Nature’s latest album
Carlo Patrão’s article discussing the sounds of plants and plant music was incredibly interesting to me. When I read about how people produced music that was designed to help your plants grow better by using specific frequencies, it reminded me of how in the 1960s, the practice of speaking to plants became very popular. Both talking to plants and the plant music that Patrão wrote about had a focus on helping plants grow better. I also found the soundscapes created by conducting cacti and the study of how plants affected instruments highly intriguing because it reminded me of what a site specific dance is. Site specific dance requires you to connect with your surroundings and be affected by them by either interacting literally, figuratively, or contrasting them. Site specific work always requires adaption. The case about plant growth in similar because the plants were literally interacting with the pianos used and changing them. Conducting cacti requires the same adaption and interaction as site specific dance because João Ricardo had to learn a way of using the cacti in a way that made sense. He was able to learn how to use the cactus needles to create something much more than what they were before, just cacti.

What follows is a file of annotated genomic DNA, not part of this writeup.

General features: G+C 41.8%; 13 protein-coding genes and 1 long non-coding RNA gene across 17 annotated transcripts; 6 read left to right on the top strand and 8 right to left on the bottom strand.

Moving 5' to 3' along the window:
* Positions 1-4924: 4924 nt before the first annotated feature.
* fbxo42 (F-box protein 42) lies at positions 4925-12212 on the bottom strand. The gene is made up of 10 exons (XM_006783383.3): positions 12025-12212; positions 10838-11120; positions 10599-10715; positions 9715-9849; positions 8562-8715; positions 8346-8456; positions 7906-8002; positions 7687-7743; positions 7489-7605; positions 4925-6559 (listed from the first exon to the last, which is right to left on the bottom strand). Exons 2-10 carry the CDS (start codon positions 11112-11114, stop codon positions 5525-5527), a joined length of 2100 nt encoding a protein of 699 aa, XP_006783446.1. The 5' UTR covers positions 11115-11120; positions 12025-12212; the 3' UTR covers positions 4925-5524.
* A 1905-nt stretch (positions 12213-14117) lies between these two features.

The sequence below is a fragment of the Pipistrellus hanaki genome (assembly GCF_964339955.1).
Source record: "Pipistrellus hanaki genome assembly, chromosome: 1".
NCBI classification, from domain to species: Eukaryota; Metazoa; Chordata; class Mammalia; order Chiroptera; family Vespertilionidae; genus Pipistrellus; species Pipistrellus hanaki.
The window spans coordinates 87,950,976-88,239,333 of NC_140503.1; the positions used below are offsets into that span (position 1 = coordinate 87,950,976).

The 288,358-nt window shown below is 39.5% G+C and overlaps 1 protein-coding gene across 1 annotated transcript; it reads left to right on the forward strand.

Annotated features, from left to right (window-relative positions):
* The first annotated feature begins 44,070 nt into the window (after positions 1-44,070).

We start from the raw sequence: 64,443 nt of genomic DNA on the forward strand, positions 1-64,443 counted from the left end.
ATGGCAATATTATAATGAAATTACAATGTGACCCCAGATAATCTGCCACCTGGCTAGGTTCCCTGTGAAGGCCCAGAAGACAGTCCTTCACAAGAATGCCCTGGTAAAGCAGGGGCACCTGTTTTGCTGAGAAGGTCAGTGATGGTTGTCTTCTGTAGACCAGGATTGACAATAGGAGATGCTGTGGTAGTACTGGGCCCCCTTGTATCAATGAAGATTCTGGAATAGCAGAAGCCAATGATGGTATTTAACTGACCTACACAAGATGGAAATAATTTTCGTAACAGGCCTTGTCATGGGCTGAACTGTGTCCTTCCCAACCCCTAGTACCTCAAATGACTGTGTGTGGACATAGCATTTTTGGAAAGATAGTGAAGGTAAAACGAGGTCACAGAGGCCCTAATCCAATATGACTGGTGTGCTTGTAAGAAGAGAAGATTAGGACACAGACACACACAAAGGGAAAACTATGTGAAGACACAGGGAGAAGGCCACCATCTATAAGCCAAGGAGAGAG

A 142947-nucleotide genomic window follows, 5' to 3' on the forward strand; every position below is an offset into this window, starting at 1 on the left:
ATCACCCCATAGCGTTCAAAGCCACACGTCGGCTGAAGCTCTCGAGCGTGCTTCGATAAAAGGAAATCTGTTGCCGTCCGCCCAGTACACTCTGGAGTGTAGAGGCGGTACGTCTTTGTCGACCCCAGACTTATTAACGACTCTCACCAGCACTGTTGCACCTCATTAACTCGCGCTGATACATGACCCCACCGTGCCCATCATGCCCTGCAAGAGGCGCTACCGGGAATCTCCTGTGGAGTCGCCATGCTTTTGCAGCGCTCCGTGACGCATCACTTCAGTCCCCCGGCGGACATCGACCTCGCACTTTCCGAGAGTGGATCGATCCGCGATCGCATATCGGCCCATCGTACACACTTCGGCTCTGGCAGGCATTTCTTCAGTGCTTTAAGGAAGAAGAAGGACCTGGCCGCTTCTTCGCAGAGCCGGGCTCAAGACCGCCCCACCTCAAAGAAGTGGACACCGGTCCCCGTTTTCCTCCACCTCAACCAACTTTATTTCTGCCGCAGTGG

While reading, I had to question where site specific music might fit in. What would plant inspired music sound like? Not simply music created by plants or for plants, music created by humans for humans in the way a site specific dance may bring attention to details of a park you may have never noticed before. Everyone has a different relationship to different types of plants so there could be many variations of how plants affect emotion in a musical format. However, with something as simple as a cello piece describing the smell of a rose, I think that would be very interesting to explore as well.